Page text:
A number of states are attempting to remedy inconsistencies and legislative silence by passing and proposing laws that regulate the use of electric bikes (“e-bikes”) and electric scooters (“e-scooters”), but even these efforts are unlikely to bring the consistency that is needed. Federal authorities should act to create uniform laws and work with states to adopt them, otherwise, the lack of a legal infrastructure may threaten to stifle the innovation and undermine SMMS’s promised returns.

Introduction 32 32. Funding for this research was provided by a grant from the Pacific Northwest Transportation Consortium (PacTrans), USDOT Transportation Center for Federal Region 10. Additional funding for research assistance was provided by the University of Idaho College Of Law. Thanks also to Ken McLeod of the League of American Bicyclists, Andrew Glass Hastings of Remix, Steve Hoyt-McBeth and Briana Orr of the City of Portland, Chris A. Thomas of the law firm of Thomas, Coon, Newton and Frost, and Asha Weinstein Agrawal of San Jose State University, all of whom were generous with their time, responding to questions and requests and advising the authors on these topics. Credit for design and creation of the searchable state law database, and all the coding it required, belongs exclusively to Timothy Koglin. Thanks to Spencer Felton, Erin Hanson, Brandon Helgeson, Jacqueline Maurer, and Jamie Schwantes for outstanding research of the laws of all 50 states and of the District of Columbia, for populating the database, and for assistance in compiling the report and the early drafts of this paper. ×

The first bike-share programs in the United States appeared in 2010 and since then micro-mobility sharing of electric bikes (“e-bikes”) and electric scooters (“e-scooters”) has greatly expanded. 33 33. Alex Baca, What Cities Need to Understand About Bikeshare Now, Bloomberg Citylab (April 24, 2018, 10:17 AM), × The legal environment, however, has been slow to embrace these innovations, or even to address them. The success or failure of shared micro-mobility systems (“SMMS”) may turn on the legal environment in which they attempt to operate. This study surveyed the laws governing bicycles, e-bikes (bicycles equipped with electric motors to assist in propulsion), and e-scooters (stand-up kick scooters powered by an electric motor) in all fifty states and the District of Columbia, and created a searchable database summarizing these laws as they may affect SMMS. The survey revealed serious issues and challenges for SMMS, as the development of the legal landscape has failed to keep pace with shared micro-mobility innovations.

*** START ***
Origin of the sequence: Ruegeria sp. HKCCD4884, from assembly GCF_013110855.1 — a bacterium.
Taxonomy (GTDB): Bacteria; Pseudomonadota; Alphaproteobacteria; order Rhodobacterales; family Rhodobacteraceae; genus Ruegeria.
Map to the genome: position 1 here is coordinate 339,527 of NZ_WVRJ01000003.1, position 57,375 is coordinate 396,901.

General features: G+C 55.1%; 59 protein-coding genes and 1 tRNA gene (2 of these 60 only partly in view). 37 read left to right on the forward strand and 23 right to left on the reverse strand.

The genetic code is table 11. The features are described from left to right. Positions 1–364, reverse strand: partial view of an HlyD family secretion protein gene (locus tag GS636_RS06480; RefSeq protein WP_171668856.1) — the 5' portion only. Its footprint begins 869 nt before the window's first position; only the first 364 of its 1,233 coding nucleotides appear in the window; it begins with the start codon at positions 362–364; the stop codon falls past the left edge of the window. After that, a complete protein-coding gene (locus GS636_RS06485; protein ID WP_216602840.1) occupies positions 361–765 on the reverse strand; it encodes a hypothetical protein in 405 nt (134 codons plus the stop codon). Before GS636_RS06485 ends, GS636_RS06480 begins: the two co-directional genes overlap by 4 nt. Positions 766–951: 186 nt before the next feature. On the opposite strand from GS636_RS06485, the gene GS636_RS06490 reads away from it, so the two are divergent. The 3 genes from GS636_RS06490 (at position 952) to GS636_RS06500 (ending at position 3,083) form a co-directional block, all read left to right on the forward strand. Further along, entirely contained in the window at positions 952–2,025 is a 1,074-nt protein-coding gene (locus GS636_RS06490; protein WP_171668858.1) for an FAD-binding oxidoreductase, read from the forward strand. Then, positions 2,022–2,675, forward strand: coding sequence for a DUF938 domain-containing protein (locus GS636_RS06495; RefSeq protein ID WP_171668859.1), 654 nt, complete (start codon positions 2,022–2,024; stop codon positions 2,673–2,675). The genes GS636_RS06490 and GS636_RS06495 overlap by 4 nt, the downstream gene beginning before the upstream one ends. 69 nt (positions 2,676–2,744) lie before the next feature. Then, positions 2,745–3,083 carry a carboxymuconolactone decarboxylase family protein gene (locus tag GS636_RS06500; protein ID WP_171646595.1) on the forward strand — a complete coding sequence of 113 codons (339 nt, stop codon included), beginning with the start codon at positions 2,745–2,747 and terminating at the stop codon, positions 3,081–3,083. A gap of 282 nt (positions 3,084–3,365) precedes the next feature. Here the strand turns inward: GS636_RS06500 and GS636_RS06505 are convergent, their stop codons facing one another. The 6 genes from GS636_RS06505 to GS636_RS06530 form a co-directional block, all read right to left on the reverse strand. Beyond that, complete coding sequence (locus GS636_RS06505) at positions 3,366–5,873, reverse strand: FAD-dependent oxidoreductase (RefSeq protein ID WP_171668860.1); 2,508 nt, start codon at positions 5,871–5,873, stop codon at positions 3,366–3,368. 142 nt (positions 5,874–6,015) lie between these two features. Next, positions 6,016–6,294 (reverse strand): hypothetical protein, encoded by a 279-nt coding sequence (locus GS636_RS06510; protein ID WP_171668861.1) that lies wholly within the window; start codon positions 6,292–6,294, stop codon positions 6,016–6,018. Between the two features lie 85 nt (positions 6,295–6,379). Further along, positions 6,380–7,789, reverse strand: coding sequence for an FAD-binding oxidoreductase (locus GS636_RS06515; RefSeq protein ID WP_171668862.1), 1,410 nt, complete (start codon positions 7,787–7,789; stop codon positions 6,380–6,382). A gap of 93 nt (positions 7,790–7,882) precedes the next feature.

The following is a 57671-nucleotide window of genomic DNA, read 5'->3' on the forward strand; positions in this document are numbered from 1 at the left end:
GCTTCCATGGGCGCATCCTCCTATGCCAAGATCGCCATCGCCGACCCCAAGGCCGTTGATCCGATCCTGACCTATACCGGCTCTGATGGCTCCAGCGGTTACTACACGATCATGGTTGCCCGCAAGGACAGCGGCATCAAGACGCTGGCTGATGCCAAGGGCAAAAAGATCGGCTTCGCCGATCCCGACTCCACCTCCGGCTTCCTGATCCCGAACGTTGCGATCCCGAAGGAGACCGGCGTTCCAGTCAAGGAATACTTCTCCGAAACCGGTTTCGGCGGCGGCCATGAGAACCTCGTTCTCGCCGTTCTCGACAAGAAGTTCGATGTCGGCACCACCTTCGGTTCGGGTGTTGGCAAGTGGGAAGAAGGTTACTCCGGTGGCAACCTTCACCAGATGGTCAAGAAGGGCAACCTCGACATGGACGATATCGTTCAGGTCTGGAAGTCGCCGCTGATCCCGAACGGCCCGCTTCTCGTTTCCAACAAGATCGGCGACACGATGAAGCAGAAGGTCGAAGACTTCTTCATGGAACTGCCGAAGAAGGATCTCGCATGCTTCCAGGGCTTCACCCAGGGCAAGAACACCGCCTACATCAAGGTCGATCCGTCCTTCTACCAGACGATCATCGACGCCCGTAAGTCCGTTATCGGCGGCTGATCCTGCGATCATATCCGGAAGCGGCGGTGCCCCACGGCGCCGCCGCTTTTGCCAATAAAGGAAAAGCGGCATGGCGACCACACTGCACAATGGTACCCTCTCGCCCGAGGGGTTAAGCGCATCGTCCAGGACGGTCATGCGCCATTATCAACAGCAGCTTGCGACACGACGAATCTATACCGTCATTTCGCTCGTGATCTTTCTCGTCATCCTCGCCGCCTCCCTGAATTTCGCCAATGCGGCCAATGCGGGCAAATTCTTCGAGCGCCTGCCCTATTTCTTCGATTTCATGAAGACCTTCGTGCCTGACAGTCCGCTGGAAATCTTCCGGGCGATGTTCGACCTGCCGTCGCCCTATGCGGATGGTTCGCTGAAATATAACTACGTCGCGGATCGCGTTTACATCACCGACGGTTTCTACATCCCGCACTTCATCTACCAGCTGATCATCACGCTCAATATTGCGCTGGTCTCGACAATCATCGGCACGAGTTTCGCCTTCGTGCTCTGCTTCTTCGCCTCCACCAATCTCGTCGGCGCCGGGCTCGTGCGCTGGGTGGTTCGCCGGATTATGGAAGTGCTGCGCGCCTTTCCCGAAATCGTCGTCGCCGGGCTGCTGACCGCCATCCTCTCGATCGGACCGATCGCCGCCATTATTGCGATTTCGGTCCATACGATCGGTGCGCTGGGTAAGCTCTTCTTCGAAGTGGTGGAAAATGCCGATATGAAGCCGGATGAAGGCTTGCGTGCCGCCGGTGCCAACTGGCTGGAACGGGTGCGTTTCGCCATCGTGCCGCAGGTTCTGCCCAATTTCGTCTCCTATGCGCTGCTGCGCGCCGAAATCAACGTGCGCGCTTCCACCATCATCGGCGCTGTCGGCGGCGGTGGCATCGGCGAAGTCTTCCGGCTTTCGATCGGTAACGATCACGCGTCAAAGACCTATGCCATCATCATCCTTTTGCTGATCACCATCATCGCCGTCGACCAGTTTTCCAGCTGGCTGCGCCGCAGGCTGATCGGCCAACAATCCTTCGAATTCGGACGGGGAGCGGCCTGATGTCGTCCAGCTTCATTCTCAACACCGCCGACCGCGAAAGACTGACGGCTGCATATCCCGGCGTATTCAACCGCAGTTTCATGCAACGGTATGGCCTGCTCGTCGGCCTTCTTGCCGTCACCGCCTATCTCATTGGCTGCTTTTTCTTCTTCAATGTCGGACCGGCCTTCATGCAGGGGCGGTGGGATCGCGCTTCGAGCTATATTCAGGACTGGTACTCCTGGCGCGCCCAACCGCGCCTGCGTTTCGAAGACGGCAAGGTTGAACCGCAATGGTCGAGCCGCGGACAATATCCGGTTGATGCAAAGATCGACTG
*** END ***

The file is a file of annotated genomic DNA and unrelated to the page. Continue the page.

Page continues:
Structure of the sharing systems

Two separate models of SMMS have emerged. Some systems have fixed docking stations where bicycles are picked up and returned. Other systems are “dockless,” and use GPS systems and cell phone apps to help users locate available bicycles. The user can leave the bicycle in almost any location when the trip is completed, and the next user can find and claim it for its next use. While bike-share systems have been implemented using both docking and dockless systems, e-bike and e-scooter systems overwhelmingly favor the dockless approach. It is common to see multiple systems using different mobility devices in operation side-by-side in the same municipality, essentially competing with each other. 34 34. Susan Shaheen & Adam Cohen, UC Berkeley: Transp. Sustainability Research Ctr., Shared Micromobility Policy Toolkit: Docked and Dockless Bike and Scooter Sharing (2019),; Nicole DuPuis, Jason Griess & Connor Klein, Nat’l League of Cities, Micromobility in Cities: A History and Policy Overview (Laura Cofsky ed., 2019), ×

These dockless systems raise additional challenges not seen in earlier docked systems. Docked systems typically require some level of municipal cooperation to provide land in ideal locations to place the docking stations as well as lengthy investments of time and capital to get the systems up and running. Dockless systems require none of these. Instead, they can pop-up in a city overnight with little to no notice to any government officials or the general public. This lack of notice and cooperation can lead to serious legal problems down the road.

Regardless of how the SMMS is structured, the legal regime that governs the use of the mobility – rules governing who can ride, where they can ride, how riders must be equipped, etc., as well as riders’ perception of those laws – can have an outsized impact on the success of the system. This project was aimed at ascertaining and analyzing these various laws across the country.

Potential benefits of shared micro-mobility

SMMS serve a wide variety of purposes, including flexible mobility, emission reductions, individual financial savings, reduced traffic congestion, reduced fuel use, health benefits, improved multimodal transport connections, “last mile” connection to public transport, and equity (greater accessibility for minority and lower-income communities). 35 35. Peter Midgley, Urban Mobility Advisor, Address at Global Consultation for Decision Makers on Implementing Sustainable Transport (2019),; Benjamin Schneider, What Keeps Bike Share White, Bloomberg Citylab (July 14, 2017, 9:07 AM),; James Woodcock, et al., Health Effects of the London Bicycle Sharing System: Health Impact Modelling Study, theBMJ (Feb. 13, 2014), ×  Most of these objectives – with the exception of health benefits – are served equally well by e-bike and e-scooter sharing systems.